What’s the climate change-led refugee crisis looking like so far? Take Bangladesh. Most of Bangladesh lies just above sea level. The rainy season sees as much as a fifth of the entire nation flooded, and it’s only going to get worse as sea levels rise. According to National Geographic,Interviews with dozens of migrant families, scientists, urban planners, human rights advocates, and government officials across Bangladesh reveal that while the country is keenly aware of its vulnerability to climate change, not enough has been done to match the pace and scale of the resultant displacement and urbanization, toppling any prospect of a humane life for one of the world’s largest populations of climate migrants.

As Refugees International says, “In 2018, a UN scientific panel released a major report warning that – absent immediate and ambitious action – climate change will have severe and irreversible impacts. This is especially true for the world’s poorest and most vulnerable people. Among the report’s key findings are that higher temperatures, more extreme weather, rising sea levels, and other effects of climate change will contribute to human displacement, migration, and conflict worldwide.

At the same time the United Nations Refugee Agency says, “The Earth’s climate is changing at a rate that has exceeded most scientific forecasts. Some families and communities have already started to suffer from disasters and the consequences of climate change, forced to leave their homes in search of a new beginning. For UNHCR, the consequences of climate change are enormous. Scarce natural resources such as drinking water are likely to become even more limited. Many crops and some livestock are unlikely to survive in certain locations if conditions become too hot and dry, or too cold and wet. Food security, already a concern, will become even more challenging.”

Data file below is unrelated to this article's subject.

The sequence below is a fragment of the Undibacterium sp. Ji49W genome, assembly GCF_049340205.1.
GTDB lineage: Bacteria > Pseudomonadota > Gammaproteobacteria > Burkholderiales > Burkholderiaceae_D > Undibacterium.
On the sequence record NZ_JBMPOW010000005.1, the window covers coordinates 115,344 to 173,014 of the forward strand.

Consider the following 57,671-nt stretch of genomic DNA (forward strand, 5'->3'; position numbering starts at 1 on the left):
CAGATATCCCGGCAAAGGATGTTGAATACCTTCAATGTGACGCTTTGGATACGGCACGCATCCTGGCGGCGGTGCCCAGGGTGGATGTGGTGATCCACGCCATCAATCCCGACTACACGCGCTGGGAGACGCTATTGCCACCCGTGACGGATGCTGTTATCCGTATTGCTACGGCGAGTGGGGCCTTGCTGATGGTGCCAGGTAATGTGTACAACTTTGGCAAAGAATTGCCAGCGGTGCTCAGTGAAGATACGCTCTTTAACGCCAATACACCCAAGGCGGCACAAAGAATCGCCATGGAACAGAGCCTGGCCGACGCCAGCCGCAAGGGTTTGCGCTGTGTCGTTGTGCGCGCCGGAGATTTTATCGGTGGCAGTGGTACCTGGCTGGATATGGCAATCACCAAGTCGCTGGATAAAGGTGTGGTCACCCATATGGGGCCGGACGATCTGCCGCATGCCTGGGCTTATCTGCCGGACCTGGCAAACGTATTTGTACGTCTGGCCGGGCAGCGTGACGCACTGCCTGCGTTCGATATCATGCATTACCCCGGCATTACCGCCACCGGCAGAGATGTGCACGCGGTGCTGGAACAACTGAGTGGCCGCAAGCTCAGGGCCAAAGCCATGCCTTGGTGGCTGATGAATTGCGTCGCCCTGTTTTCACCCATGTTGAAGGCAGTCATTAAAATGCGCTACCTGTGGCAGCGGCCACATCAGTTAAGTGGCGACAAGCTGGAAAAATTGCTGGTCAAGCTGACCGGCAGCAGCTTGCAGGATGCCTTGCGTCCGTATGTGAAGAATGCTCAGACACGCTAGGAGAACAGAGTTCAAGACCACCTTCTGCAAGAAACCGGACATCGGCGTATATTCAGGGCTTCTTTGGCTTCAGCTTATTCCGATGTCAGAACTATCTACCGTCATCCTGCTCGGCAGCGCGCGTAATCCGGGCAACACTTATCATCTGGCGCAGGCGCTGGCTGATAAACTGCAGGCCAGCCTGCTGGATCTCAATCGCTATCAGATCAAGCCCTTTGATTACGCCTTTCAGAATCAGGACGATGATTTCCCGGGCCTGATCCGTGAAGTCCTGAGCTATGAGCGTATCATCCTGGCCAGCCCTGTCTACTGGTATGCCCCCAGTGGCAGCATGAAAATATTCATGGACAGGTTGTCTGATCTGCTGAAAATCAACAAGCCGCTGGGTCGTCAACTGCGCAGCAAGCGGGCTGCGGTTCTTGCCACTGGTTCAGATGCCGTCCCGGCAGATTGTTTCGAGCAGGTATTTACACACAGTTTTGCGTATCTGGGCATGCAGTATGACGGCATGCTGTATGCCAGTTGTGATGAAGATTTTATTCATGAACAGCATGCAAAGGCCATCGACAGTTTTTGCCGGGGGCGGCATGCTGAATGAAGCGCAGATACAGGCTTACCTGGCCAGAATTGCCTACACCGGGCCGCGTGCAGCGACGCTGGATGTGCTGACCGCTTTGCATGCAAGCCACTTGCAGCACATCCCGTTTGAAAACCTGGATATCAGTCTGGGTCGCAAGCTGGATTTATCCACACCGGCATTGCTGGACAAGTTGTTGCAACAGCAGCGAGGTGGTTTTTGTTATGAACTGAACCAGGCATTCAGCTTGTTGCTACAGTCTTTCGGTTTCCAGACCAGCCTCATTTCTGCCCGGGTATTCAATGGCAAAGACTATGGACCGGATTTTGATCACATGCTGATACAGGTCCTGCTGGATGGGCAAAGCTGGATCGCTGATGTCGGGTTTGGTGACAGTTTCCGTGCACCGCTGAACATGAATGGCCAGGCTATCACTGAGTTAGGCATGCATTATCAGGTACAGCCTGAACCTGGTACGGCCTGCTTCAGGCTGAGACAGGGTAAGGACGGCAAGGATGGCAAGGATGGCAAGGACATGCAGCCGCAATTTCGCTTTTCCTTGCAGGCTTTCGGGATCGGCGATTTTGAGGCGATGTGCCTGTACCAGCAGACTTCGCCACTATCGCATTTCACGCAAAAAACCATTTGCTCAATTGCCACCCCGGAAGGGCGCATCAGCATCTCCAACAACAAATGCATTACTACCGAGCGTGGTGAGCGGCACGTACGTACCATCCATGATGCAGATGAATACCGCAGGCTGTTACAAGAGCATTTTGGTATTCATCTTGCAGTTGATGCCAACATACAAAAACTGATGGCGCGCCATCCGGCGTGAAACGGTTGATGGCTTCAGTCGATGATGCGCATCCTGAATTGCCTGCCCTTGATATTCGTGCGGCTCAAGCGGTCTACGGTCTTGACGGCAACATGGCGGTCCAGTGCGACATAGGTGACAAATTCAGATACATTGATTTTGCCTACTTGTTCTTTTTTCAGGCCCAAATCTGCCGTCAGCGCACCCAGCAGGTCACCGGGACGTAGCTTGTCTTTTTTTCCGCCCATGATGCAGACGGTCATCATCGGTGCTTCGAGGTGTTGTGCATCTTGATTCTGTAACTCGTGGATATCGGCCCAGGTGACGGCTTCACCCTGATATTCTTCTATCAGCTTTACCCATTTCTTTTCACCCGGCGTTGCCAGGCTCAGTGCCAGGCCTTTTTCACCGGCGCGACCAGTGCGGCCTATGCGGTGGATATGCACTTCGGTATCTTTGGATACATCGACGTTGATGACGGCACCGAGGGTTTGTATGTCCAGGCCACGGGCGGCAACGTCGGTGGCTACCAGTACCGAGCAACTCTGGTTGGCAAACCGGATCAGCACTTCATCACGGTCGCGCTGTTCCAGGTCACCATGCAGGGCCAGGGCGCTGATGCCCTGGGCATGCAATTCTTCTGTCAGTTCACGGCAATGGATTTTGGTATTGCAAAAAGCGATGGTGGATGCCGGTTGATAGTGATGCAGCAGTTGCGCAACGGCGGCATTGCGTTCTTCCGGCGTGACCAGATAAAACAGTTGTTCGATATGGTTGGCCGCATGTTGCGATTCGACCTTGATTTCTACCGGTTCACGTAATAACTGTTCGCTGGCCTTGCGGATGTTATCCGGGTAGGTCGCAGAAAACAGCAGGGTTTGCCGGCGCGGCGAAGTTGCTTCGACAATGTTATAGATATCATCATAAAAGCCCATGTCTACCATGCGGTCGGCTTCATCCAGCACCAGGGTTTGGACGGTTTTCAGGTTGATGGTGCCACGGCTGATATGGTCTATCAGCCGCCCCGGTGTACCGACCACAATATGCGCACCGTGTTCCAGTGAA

The World Economic Forum also expresses concern, saying, “A new study in Science finds that as crops fail in agricultural regions of the world, more people will seek asylum in Europe in the coming decades. If the current warming trends were to continue, the research predicts that by 2100 Europe will receive around 660,000 extra applicants each year.

Whatever the number of displaced people turns out to be, whichever regions of the world they escape from and flee to, there are eventually going to be millions of us leaving climate change-affected countries to find safer, better lives. You might be one of them. If you’re flooded out of your home, it’s impossible to grow food on your land any more, or climate change related violence is threatening your family, you might have to leave.

Would you expect compassion from your new country?

If it happens to you, you’ll expect your new country to treat you with kindness and respect. You’ll want the people to be welcoming, and the officials to help you settle down quickly. You’ll expect the right facilities and support at every stage. And you’ll be even more distressed, lost, and frightened if it didn’t happen.

A refugee isn’t a problem or an issue to solve. A refugee is a fellow human being in need. Far too many governments around the world already dehumanise refugees, painting them as a big problem, people we should be suspicious of, people we should protect ourselves against. And that’s not human. It’s a disgrace.